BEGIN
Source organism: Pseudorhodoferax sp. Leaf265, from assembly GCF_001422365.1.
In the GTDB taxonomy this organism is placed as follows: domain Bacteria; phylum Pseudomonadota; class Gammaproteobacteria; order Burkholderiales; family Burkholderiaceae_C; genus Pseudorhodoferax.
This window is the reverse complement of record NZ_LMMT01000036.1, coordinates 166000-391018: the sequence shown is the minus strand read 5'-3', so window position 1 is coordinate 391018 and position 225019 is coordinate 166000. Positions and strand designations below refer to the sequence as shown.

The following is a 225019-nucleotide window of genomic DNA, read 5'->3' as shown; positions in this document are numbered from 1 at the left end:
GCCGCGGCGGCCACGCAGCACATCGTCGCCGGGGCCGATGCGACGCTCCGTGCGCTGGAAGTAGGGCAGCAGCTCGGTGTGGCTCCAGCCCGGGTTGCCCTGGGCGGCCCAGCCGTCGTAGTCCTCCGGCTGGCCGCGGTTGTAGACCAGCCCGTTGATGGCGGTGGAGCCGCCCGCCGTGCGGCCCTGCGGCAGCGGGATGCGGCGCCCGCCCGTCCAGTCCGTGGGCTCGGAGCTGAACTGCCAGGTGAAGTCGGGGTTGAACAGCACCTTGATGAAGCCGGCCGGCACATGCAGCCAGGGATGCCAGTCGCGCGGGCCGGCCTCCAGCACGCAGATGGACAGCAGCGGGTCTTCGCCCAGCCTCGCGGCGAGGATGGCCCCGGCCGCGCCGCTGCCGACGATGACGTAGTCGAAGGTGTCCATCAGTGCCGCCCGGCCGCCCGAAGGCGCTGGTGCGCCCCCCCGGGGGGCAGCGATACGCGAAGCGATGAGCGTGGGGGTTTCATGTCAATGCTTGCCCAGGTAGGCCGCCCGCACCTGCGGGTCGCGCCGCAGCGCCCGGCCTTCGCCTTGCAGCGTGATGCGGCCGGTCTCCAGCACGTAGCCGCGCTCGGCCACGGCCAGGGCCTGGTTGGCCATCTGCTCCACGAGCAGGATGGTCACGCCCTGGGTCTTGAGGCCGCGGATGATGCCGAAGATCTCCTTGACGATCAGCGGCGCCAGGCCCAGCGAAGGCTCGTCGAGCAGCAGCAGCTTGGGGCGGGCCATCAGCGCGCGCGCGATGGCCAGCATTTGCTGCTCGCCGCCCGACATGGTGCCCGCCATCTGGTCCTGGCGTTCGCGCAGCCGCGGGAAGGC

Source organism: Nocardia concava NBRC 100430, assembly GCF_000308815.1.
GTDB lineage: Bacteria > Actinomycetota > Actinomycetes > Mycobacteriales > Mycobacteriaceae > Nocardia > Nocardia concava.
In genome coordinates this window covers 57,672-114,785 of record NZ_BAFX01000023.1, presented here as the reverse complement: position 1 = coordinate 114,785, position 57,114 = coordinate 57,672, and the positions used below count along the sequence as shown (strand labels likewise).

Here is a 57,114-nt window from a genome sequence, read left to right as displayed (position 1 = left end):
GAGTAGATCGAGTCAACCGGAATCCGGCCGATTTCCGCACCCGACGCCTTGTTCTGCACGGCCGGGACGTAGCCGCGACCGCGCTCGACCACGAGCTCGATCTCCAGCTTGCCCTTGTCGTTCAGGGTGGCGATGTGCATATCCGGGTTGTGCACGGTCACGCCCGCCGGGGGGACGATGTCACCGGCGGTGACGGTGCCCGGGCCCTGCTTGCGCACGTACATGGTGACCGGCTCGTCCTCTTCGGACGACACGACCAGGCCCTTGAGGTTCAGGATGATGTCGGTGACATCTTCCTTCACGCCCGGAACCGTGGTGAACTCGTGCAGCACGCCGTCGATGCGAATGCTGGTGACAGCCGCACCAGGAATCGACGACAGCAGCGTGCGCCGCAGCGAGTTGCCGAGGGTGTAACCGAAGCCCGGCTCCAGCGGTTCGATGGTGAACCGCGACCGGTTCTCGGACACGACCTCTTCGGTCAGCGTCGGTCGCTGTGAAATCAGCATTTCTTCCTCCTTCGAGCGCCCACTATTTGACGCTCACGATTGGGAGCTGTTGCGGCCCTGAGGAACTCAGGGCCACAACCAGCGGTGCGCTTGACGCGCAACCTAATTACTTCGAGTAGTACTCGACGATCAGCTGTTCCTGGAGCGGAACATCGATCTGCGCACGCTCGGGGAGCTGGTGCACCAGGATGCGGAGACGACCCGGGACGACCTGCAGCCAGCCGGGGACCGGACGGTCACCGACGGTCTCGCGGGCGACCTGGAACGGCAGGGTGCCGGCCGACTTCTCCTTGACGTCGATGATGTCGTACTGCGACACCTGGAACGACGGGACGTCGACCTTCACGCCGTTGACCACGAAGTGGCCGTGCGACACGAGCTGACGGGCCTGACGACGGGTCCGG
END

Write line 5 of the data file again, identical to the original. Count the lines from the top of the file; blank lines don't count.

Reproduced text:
GCCGCGGCGGCCACGCAGCACATCGTCGCCGGGGCCGATGCGACGCTCCGTGCGCTGGAAGTAGGGCAGCAGCTCGGTGTGGCTCCAGCCCGGGTTGCCCTGGGCGGCCCAGCCGTCGTAGTCCTCCGGCTGGCCGCGGTTGTAGACCAGCCCGTTGATGGCGGTGGAGCCGCCCGCCGTGCGGCCCTGCGGCAGCGGGATGCGGCGCCCGCCCGTCCAGTCCGTGGGCTCGGAGCTGAACTGCCAGGTGAAGTCGGGGTTGAACAGCACCTTGATGAAGCCGGCCGGCACATGCAGCCAGGGATGCCAGTCGCGCGGGCCGGCCTCCAGCACGCAGATGGACAGCAGCGGGTCTTCGCCCAGCCTCGCGGCGAGGATGGCCCCGGCCGCGCCGCTGCCGACGATGACGTAGTCGAAGGTGTCCATCAGTGCCGCCCGGCCGCCCGAAGGCGCTGGTGCGCCCCCCCGGGGGGCAGCGATACGCGAAGCGATGAGCGTGGGGGTTTCATGTCAATGCTTGCCCAGGTAGGCCGCCCGCACCTGCGGGTCGCGCCGCAGCGCCCGGCCTTCGCCTTGCAGCGTGATGCGGCCGGTCTCCAGCACGTAGCCGCGCTCGGCCACGGCCAGGGCCTGGTTGGCCATCTGCTCCACGAGCAGGATGGTCACGCCCTGGGTCTTGAGGCCGCGGATGATGCCGAAGATCTCCTTGACGATCAGCGGCGCCAGGCCCAGCGAAGGCTCGTCGAGCAGCAGCAGCTTGGGGCGGGCCATCAGCGCGCGCGCGATGGCCAGCATTTGCTGCTCGCCGCCCGACATGGTGCCCGCCATCTGGTCCTGGCGTTCGCGCAGCCGCGGGAAGGC